The rotational Hydro-Tech WS-3 anemometer and the Metek USA-1 sonic anemometer, when carefully calibrated, show values that are in a reasonable, but far from a perfect, agreement in severe icing conditions. In our data the mean difference was 13.5%. About half of this difference was caused by the off-axis response of the Hydro-Tech and the other half probably by dynamic overspeeding of the rather robust Hydro-Tech and possible problems of the Metek anemometer. The off-axis response of the Hydro-Tech WS-3 in natural conditions is smaller than claimed earlier based on wind tunnel tests, but can still cause significant systematic overspeeding at hilltops. This and the high distance constant, resulting in turbulence intensity underprediction, may cause problems in purely meteorological research. Apart from that, the Hydro-Tech WS-3 is well applicable to the severe icing environment and, when correctly calibrated, is sufficiently accurate for, for example, structural wind load evaluations and wind energy potential estimates.

The pressure sensing solid state anemometers, such as the Rosemount 1774W tested in this work, seem to suffer from a significant underprediction of the wind speed in the field conditions. The reason for this may be related to high sensitivity of the device to changes in the atmospheric pressure.

The heated 3D sonic anemometers, such as the Metek USA-1 tested here, are promising ice-free anemometers especially in hilly areas, where the off-axis response of the other anemometers may cause inaccuracies. However, its sensor heating is insufficient in the most severe icing conditions. The Metek sensor also appeared to be unable to measure at all at wind speeds over 23 m s−1. This may be related to icing, but also to the deviation of the acoustic signal with wind. If the latter, then this problem could involve other acoustic anemometers as well.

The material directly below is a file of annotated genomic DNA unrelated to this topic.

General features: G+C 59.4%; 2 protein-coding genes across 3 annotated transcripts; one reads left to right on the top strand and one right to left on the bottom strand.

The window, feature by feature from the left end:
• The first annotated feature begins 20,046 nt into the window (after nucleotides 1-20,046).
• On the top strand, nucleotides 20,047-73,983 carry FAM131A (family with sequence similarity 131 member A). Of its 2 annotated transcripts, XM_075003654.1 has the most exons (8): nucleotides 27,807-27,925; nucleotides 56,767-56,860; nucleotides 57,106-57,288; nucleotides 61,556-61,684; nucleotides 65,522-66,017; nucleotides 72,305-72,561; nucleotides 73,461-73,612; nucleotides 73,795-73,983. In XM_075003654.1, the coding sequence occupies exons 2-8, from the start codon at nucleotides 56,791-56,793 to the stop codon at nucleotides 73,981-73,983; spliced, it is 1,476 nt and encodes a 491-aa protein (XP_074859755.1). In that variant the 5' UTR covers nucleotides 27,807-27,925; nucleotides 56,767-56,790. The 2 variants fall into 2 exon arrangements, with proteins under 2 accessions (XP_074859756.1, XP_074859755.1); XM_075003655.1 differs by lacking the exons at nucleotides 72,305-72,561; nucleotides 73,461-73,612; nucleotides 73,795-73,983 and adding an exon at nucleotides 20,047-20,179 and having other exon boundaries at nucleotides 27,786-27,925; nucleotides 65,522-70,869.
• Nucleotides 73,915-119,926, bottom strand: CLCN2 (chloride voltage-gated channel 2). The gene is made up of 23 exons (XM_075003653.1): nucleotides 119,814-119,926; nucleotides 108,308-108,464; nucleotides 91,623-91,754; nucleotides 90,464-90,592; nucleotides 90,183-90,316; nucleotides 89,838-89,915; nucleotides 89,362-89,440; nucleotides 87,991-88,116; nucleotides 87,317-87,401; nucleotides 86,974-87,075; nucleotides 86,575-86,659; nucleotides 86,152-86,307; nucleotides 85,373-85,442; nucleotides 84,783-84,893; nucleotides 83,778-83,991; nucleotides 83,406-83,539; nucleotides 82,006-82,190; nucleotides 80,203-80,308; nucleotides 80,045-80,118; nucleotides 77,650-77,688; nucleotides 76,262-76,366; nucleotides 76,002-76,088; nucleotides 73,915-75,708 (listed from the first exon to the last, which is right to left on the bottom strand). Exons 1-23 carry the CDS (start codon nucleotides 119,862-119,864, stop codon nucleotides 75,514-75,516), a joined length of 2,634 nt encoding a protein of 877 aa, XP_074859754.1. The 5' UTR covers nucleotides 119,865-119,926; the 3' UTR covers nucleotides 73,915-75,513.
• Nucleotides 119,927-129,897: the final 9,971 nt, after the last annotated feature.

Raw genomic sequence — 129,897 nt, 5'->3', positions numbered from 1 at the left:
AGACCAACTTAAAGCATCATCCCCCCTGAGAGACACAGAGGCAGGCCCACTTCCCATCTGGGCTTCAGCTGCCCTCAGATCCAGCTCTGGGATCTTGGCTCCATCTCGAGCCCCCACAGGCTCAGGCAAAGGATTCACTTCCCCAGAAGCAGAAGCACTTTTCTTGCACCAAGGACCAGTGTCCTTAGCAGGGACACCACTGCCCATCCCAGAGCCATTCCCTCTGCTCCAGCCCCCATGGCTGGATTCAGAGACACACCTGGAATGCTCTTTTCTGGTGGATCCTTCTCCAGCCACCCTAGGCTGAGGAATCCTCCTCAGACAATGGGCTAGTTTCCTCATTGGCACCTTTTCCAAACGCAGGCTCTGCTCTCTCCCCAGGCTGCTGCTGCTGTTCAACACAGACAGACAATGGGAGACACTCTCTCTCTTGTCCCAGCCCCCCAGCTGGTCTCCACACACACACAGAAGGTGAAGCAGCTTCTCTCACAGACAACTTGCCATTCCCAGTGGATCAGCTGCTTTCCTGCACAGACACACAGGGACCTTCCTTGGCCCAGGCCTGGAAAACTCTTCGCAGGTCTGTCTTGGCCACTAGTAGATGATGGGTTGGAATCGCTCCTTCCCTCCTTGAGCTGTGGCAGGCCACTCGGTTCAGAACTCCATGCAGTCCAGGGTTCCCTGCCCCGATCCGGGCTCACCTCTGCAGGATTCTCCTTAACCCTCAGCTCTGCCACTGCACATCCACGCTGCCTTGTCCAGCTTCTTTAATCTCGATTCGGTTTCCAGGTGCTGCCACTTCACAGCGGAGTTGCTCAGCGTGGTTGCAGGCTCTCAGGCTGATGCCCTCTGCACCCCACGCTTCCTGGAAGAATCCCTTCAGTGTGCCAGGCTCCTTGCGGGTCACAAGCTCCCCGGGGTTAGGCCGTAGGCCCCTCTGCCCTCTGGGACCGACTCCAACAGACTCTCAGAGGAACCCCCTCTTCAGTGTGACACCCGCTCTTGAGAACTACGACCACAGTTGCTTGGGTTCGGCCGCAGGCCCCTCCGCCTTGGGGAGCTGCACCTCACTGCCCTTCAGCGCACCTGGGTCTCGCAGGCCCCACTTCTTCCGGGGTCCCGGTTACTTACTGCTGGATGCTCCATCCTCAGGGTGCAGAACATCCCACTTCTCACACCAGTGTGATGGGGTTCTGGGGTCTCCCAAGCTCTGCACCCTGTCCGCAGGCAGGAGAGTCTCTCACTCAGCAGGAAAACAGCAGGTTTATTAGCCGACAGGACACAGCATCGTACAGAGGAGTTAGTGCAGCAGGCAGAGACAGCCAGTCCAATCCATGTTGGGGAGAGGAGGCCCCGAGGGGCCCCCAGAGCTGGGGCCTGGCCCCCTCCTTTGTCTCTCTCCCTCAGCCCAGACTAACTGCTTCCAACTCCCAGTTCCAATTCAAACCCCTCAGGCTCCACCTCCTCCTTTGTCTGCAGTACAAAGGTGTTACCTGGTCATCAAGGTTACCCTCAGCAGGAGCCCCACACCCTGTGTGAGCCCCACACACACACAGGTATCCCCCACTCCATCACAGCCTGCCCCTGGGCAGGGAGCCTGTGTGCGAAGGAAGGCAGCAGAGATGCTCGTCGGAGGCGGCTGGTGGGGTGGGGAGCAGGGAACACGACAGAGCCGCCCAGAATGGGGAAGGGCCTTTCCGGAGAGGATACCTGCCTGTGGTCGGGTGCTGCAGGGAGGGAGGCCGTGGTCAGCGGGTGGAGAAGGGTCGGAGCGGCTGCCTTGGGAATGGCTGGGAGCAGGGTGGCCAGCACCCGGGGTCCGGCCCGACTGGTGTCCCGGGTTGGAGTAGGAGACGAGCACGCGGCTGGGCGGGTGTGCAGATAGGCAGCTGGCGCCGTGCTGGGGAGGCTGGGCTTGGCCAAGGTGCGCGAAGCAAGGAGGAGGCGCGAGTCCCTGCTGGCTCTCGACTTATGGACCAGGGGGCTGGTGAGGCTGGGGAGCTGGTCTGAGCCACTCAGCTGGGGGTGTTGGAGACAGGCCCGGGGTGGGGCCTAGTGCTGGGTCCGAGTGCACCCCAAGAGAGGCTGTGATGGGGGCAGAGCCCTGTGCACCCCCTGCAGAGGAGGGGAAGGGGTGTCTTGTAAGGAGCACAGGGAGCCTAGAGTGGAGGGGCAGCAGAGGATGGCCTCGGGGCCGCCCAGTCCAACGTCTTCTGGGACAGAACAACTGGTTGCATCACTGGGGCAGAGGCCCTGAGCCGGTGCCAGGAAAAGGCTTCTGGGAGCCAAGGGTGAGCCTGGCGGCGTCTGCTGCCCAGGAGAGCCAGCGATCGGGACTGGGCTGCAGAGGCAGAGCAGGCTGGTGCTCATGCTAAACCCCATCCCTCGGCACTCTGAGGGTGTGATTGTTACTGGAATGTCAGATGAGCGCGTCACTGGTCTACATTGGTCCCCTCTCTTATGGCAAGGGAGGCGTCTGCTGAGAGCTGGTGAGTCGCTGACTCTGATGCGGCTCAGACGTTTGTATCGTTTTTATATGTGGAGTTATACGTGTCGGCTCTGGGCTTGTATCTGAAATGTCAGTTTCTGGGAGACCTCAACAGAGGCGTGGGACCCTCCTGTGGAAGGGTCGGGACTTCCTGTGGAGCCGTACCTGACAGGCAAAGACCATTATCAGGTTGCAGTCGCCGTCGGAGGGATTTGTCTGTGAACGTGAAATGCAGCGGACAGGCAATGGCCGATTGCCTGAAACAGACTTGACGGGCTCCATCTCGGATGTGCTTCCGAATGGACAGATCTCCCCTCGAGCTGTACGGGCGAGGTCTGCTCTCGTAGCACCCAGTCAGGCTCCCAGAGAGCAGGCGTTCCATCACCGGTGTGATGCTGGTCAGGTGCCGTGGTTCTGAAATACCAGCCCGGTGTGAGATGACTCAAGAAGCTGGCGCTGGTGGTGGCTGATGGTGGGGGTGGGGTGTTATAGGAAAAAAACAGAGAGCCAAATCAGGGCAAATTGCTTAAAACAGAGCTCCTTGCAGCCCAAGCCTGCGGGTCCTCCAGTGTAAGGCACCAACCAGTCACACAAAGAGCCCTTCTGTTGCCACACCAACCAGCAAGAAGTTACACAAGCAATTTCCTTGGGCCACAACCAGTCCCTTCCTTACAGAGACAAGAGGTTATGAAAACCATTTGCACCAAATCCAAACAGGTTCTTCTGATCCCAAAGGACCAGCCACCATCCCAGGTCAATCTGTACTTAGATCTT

Installation of anemometers requires special attention in an icing environment. Dimensions of the anemometer booms and other supporting structures may increase significantly due to ice accreted on them, resulting in shadowing or tunneling effects. This may be avoided by additional anti-icing devices, such as heating cables attached to the supporting structures. Such a requirement, together with the necessary high heating power consumed by the feasible anemometers, unfortunately means that reliable wind measurements are presently impossible at sites with significant icing but without an ample energy supply.

Overall, there is still room for improvement in the technology of measuring wind speeds accurately in an icing environment. However, with some presently available heated rotational anemometers it is possible to collect reliable wind data even in the most severe icing environments, provided that due consideration is given to anemometer calibrations and to the error sources discussed in this paper.

Acknowledgments

We wish to thank J. Alatalo and P. Viitanen for assistance in the field measurements and Finnish Broadcasting Co. for making the field data available. The work of the first author was financially supported by the NEMO Research Programmes of the Ministry of Trade and Industry, Finland, and by the Academy of Finland.

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Fig. 1.
Fig. 1.

Early attempt to anti-ice a cup anemometer using a 750-W infrared lamp. Photo is from 1983 at our test site on Yllas, Finland

Citation: Journal of Atmospheric and Oceanic Technology 18, 9; 10.1175/1520-0426(2001)018<1457:AIIC>2.0.CO;2

Fig. 2.
Fig. 2.

Cup anemometer heated by a “frying pan” heater. Photo is from the icing research station in Studnice, Czech Republic

Citation: Journal of Atmospheric and Oceanic Technology 18, 9; 10.1175/1520-0426(2001)018<1457:AIIC>2.0.CO;2

Fig. 3.
Fig. 3.

Calibration error of Hydro-Tech WS-3 after applying the correct linear calibration constant at all speeds (squares). The triangles show the calibration error at low speeds after applying the nonlinear calibration

Citation: Journal of Atmospheric and Oceanic Technology 18, 9; 10.1175/1520-0426(2001)018<1457:AIIC>2.0.CO;2

Fig. 4.
Fig. 4.

Metek anemometer wind speed vs wind tunnel reference wind speed at wind direction of 0°

Citation: Journal of Atmospheric and Oceanic Technology 18, 9; 10.1175/1520-0426(2001)018<1457:AIIC>2.0.CO;2

Fig. 5.
Fig. 5.